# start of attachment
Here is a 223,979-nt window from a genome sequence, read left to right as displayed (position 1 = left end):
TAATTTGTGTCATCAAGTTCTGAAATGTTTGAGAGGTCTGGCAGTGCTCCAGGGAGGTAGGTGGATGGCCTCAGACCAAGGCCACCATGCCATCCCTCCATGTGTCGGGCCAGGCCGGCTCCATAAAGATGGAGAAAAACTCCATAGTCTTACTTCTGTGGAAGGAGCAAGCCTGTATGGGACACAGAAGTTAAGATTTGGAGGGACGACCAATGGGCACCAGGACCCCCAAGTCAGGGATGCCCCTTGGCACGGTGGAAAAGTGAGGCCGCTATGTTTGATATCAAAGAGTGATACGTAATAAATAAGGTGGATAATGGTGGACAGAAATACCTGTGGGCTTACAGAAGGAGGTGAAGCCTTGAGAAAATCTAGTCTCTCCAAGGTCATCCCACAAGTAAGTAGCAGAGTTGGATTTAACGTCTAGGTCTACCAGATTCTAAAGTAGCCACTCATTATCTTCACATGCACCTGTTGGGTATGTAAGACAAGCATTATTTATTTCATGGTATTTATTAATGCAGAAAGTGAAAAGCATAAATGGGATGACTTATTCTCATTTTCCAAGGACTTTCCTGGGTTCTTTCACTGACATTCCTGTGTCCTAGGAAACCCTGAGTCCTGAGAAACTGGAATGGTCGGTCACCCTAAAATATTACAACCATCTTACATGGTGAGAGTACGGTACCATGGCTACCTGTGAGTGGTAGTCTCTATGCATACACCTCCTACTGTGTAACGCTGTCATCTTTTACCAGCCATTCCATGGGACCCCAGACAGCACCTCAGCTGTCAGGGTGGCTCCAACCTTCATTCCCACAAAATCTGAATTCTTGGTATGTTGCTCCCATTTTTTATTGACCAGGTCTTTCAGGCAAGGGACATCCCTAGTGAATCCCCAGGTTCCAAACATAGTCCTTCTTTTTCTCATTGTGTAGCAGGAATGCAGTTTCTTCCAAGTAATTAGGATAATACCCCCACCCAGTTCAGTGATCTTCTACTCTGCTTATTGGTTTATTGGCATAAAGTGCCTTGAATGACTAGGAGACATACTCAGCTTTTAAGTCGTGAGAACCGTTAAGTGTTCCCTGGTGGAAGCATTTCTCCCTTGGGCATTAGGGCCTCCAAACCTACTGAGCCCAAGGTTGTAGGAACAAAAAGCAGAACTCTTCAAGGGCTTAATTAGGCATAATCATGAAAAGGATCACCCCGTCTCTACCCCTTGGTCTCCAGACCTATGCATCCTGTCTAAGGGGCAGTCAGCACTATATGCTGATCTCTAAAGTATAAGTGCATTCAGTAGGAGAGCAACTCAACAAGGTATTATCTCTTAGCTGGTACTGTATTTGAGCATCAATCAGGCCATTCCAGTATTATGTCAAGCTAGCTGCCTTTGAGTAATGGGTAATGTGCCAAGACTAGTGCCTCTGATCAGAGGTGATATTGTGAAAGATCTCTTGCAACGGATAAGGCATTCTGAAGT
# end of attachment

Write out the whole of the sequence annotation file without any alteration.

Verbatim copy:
Here is a 223,979-nt window from a genome sequence, read left to right as displayed (position 1 = left end):
TAATTTGTGTCATCAAGTTCTGAAATGTTTGAGAGGTCTGGCAGTGCTCCAGGGAGGTAGGTGGATGGCCTCAGACCAAGGCCACCATGCCATCCCTCCATGTGTCGGGCCAGGCCGGCTCCATAAAGATGGAGAAAAACTCCATAGTCTTACTTCTGTGGAAGGAGCAAGCCTGTATGGGACACAGAAGTTAAGATTTGGAGGGACGACCAATGGGCACCAGGACCCCCAAGTCAGGGATGCCCCTTGGCACGGTGGAAAAGTGAGGCCGCTATGTTTGATATCAAAGAGTGATACGTAATAAATAAGGTGGATAATGGTGGACAGAAATACCTGTGGGCTTACAGAAGGAGGTGAAGCCTTGAGAAAATCTAGTCTCTCCAAGGTCATCCCACAAGTAAGTAGCAGAGTTGGATTTAACGTCTAGGTCTACCAGATTCTAAAGTAGCCACTCATTATCTTCACATGCACCTGTTGGGTATGTAAGACAAGCATTATTTATTTCATGGTATTTATTAATGCAGAAAGTGAAAAGCATAAATGGGATGACTTATTCTCATTTTCCAAGGACTTTCCTGGGTTCTTTCACTGACATTCCTGTGTCCTAGGAAACCCTGAGTCCTGAGAAACTGGAATGGTCGGTCACCCTAAAATATTACAACCATCTTACATGGTGAGAGTACGGTACCATGGCTACCTGTGAGTGGTAGTCTCTATGCATACACCTCCTACTGTGTAACGCTGTCATCTTTTACCAGCCATTCCATGGGACCCCAGACAGCACCTCAGCTGTCAGGGTGGCTCCAACCTTCATTCCCACAAAATCTGAATTCTTGGTATGTTGCTCCCATTTTTTATTGACCAGGTCTTTCAGGCAAGGGACATCCCTAGTGAATCCCCAGGTTCCAAACATAGTCCTTCTTTTTCTCATTGTGTAGCAGGAATGCAGTTTCTTCCAAGTAATTAGGATAATACCCCCACCCAGTTCAGTGATCTTCTACTCTGCTTATTGGTTTATTGGCATAAAGTGCCTTGAATGACTAGGAGACATACTCAGCTTTTAAGTCGTGAGAACCGTTAAGTGTTCCCTGGTGGAAGCATTTCTCCCTTGGGCATTAGGGCCTCCAAACCTACTGAGCCCAAGGTTGTAGGAACAAAAAGCAGAACTCTTCAAGGGCTTAATTAGGCATAATCATGAAAAGGATCACCCCGTCTCTACCCCTTGGTCTCCAGACCTATGCATCCTGTCTAAGGGGCAGTCAGCACTATATGCTGATCTCTAAAGTATAAGTGCATTCAGTAGGAGAGCAACTCAACAAGGTATTATCTCTTAGCTGGTACTGTATTTGAGCATCAATCAGGCCATTCCAGTATTATGTCAAGCTAGCTGCCTTTGAGTAATGGGTAATGTGCCAAGACTAGTGCCTCTGATCAGAGGTGATATTGTGAAAGATCTCTTGCAACGGATAAGGCATTCTGAAGT